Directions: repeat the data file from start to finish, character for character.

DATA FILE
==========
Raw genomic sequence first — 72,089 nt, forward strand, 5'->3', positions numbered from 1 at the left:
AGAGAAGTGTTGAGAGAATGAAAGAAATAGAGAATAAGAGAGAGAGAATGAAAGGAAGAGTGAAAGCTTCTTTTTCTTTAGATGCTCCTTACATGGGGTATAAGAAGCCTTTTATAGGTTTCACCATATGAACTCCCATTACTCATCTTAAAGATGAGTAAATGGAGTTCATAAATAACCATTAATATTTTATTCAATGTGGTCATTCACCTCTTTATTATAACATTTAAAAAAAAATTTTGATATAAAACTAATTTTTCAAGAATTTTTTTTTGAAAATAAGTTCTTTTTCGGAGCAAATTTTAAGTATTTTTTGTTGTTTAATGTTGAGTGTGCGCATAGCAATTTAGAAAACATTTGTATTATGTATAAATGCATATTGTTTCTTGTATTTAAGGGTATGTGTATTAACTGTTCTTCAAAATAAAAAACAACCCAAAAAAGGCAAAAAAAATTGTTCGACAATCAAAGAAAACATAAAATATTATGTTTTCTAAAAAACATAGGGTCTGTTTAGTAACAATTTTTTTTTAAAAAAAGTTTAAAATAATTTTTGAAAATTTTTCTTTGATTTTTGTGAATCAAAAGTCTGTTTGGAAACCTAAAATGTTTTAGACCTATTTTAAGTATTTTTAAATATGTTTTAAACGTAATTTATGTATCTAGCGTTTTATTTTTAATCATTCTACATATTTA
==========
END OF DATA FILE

Raw genomic sequence first — 72,089 nt, forward strand, 5'->3', positions numbered from 1 at the left:
AGAGAAGTGTTGAGAGAATGAAAGAAATAGAGAATAAGAGAGAGAGAATGAAAGGAAGAGTGAAAGCTTCTTTTTCTTTAGATGCTCCTTACATGGGGTATAAGAAGCCTTTTATAGGTTTCACCATATGAACTCCCATTACTCATCTTAAAGATGAGTAAATGGAGTTCATAAATAACCATTAATATTTTATTCAATGTGGTCATTCACCTCTTTATTATAACATTTAAAAAAAAATTTTGATATAAAACTAATTTTTCAAGAATTTTTTTTTGAAAATAAGTTCTTTTTCGGAGCAAATTTTAAGTATTTTTTGTTGTTTAATGTTGAGTGTGCGCATAGCAATTTAGAAAACATTTGTATTATGTATAAATGCATATTGTTTCTTGTATTTAAGGGTATGTGTATTAACTGTTCTTCAAAATAAAAAACAACCCAAAAAAGGCAAAAAAAATTGTTCGACAATCAAAGAAAACATAAAATATTATGTTTTCTAAAAAACATAGGGTCTGTTTAGTAACAATTTTTTTTTAAAAAAAGTTTAAAATAATTTTTGAAAATTTTTCTTTGATTTTTGTGAATCAAAAGTCTGTTTGGAAACCTAAAATGTTTTAGACCTATTTTAAGTATTTTTAAATATGTTTTAAACGTAATTTATGTATCTAGCGTTTTATTTTTAATCATTCTACATATTTA